May 2003
Volume 44, Issue 13
ARVO Annual Meeting Abstract  |   May 2003
Clinical Characteristics of Mucous Membrane Pemphigoid and Pseudopemphigoid
Author Affiliations & Notes
  • J.E. Thorne
    Ophthalmology, The Johns Hopkins University School of Medicine, Baltimore, MD, United States
  • G.J. Anhalt
    Dermatology, The Johns Hopkins University School of Medicine, Baltimore, MD, United States
  • D.A. Jabs
    Ophthalmology and Medicine, The Johns Hopkins University School of Medicine, Baltimore, MD, United States
  • Footnotes
    Commercial Relationships  J.E. Thorne, None; G.J. Anhalt, None; D.A. Jabs, None.
  • Footnotes
    Support  NIH Grants EY13707 (Dr. Thorne), AI48063 (Dr. Anhalt), EY00405
Investigative Ophthalmology & Visual Science May 2003, Vol.44, 685. doi:
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      J.E. Thorne, G.J. Anhalt, D.A. Jabs; Clinical Characteristics of Mucous Membrane Pemphigoid and Pseudopemphigoid . Invest. Ophthalmol. Vis. Sci. 2003;44(13):685.

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      © ARVO (1962-2015); The Authors (2016-present)

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Abstract: : Purpose: To describe the demographic and clinical characteristics of patients with mucous membrane pemphigoid (MMP) and pseudopemphigoid. To quantitate the risk of developing ocular MMP among patients who presented with MMP without ocular involvement. Methods: A retrospective cohort study was performed. Information on 280 consecutive patients that presented for evaluation of possible MMP from January 1, 1985 to December 31, 2001 was entered prospectively into a database. The database was supplemented by a retrospective chart review. MMP was diagnosed in patients with cicatrizing conjunctivitis who had either: 1) linear deposition of antibodies to the basement membrane zone (BMZ) on direct immunofluorescent analysis of a mucous membrane biopsy specimen; or 2) the presence of circulating autoantibodies to epithelial BMZ. Results: Extraocular disease was common in patients who presented with ocular MMP, and primarily involved the oropharynx (84.8% of patients presenting with ocular MMP). Nasal (51.9%), cutaneous (34.2%), esophageal (20.3%), and laryngeal (6.3%) disease also were seen at the time of presentation. The risk of ocular involvement for patients with extraocular MMP presenting without ocular disease was 5% per year. The cumulative risk of developing ocular involvement at five years of follow-up was 22%. Using direct immunofluorescent techniques, the initial conjunctival biopsy was positive for MMP in 77% of patients diagnosed with ocular MMP. The three most frequent causes of pseudopemphigoid were topical glaucoma medications (28.3%), rosacea blepharoconjunctivitis (20.0%), and atopic keratoconjunctivitis (8.3%). Conclusions: Patients who present with ocular MMP typically have other systemic manifestations of MMP. Those patients who present with extraocular MMP without ocular involvement are at risk for developing ocular disease. Ocular MMP and pseudopemphigoid are similar clinically; therefore immunohistologic evaluation of biopsied tissue is necessary to confirm the diagnosis of MMP before treatment is instituted.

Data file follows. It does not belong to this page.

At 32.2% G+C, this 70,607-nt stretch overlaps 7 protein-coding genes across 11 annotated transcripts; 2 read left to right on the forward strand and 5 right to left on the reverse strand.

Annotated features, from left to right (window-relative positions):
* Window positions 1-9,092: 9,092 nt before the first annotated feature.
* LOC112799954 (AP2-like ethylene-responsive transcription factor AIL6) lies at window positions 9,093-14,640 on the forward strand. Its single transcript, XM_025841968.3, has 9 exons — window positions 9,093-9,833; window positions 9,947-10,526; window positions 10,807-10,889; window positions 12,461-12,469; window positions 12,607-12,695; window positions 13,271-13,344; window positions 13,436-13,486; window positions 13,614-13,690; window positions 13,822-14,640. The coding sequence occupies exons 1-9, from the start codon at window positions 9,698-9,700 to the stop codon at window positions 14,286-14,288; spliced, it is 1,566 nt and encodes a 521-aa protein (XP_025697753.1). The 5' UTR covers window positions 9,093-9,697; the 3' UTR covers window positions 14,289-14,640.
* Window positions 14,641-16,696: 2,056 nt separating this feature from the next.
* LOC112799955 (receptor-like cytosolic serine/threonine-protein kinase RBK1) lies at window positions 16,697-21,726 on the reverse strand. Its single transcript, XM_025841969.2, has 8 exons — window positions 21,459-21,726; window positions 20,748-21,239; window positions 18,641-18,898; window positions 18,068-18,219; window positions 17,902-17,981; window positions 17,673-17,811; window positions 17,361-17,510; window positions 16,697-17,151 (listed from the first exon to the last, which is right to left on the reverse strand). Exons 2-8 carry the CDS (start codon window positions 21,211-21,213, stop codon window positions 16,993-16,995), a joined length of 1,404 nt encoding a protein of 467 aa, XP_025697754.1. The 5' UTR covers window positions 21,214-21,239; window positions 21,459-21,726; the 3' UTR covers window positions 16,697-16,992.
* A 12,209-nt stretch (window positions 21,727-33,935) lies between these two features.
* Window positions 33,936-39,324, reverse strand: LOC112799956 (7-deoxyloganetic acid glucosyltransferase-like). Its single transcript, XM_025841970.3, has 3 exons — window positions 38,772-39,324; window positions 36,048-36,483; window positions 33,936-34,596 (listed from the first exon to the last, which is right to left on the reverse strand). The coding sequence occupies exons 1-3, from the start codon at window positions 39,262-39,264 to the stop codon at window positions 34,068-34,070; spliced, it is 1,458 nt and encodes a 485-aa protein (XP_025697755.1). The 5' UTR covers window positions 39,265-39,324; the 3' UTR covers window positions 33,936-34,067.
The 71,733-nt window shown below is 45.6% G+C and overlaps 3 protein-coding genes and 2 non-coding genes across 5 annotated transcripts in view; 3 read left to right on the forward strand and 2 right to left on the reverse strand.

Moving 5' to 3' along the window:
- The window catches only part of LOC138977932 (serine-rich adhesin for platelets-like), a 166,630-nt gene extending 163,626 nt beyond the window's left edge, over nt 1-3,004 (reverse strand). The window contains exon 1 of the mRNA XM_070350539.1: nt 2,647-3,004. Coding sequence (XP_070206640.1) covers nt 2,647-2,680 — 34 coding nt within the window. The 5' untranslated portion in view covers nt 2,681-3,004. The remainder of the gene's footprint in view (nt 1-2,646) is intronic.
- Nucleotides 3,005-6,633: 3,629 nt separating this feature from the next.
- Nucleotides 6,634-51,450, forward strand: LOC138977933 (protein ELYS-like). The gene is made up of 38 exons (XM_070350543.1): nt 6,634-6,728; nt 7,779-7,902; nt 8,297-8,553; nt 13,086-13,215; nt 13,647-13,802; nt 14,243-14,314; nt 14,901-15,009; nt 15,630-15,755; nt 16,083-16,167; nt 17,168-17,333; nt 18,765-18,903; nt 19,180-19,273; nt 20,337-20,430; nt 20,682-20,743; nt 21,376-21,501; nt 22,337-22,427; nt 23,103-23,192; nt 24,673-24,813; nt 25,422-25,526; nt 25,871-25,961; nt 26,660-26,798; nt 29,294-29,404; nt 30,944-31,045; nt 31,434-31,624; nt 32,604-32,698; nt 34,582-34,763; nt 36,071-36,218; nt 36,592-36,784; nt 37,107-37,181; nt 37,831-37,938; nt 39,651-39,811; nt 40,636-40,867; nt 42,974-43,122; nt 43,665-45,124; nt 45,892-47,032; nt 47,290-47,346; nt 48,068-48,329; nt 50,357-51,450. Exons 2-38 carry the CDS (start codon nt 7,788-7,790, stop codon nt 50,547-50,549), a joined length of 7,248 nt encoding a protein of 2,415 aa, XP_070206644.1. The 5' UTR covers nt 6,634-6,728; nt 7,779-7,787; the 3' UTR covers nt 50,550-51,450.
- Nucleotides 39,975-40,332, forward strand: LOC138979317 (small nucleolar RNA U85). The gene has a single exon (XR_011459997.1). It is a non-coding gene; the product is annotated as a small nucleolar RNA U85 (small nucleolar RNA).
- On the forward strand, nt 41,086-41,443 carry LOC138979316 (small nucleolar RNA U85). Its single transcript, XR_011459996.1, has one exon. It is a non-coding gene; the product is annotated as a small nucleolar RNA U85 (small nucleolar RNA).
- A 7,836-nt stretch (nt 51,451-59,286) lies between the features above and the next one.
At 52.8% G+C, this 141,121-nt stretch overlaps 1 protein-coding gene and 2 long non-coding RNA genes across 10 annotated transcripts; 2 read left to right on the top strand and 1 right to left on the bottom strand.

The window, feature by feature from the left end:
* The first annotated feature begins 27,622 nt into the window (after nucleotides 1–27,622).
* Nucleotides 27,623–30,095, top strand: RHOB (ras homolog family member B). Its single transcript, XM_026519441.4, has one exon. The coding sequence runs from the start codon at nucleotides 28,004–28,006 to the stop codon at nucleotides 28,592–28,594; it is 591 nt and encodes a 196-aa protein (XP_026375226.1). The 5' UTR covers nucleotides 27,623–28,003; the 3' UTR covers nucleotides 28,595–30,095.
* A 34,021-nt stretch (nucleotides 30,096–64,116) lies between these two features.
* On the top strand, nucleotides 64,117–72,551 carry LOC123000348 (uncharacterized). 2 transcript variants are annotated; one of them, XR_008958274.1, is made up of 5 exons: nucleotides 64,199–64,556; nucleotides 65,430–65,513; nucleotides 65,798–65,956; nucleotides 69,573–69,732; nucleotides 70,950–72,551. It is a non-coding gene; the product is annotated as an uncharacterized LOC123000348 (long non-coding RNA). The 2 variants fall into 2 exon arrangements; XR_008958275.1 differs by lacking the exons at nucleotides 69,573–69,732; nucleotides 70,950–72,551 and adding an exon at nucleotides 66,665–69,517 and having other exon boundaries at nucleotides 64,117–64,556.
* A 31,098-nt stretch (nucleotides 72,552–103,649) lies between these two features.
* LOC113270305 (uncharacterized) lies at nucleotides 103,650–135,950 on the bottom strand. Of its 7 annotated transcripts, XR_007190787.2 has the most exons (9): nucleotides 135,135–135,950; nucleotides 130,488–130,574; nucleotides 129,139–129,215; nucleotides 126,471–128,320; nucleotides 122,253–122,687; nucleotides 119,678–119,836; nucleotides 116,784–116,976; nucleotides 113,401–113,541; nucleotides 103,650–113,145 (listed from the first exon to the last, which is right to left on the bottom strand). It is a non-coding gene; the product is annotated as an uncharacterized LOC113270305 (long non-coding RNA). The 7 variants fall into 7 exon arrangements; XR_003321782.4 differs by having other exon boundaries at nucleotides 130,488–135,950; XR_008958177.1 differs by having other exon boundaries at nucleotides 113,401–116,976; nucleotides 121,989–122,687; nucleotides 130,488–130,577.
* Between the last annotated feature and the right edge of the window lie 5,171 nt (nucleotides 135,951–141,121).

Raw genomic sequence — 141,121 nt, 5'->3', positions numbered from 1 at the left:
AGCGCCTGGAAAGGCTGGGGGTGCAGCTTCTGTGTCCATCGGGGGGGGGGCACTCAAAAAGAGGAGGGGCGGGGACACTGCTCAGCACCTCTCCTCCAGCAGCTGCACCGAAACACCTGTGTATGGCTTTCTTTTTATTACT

Keywords: autoimmune disease • conjunctivitis • inflammation 

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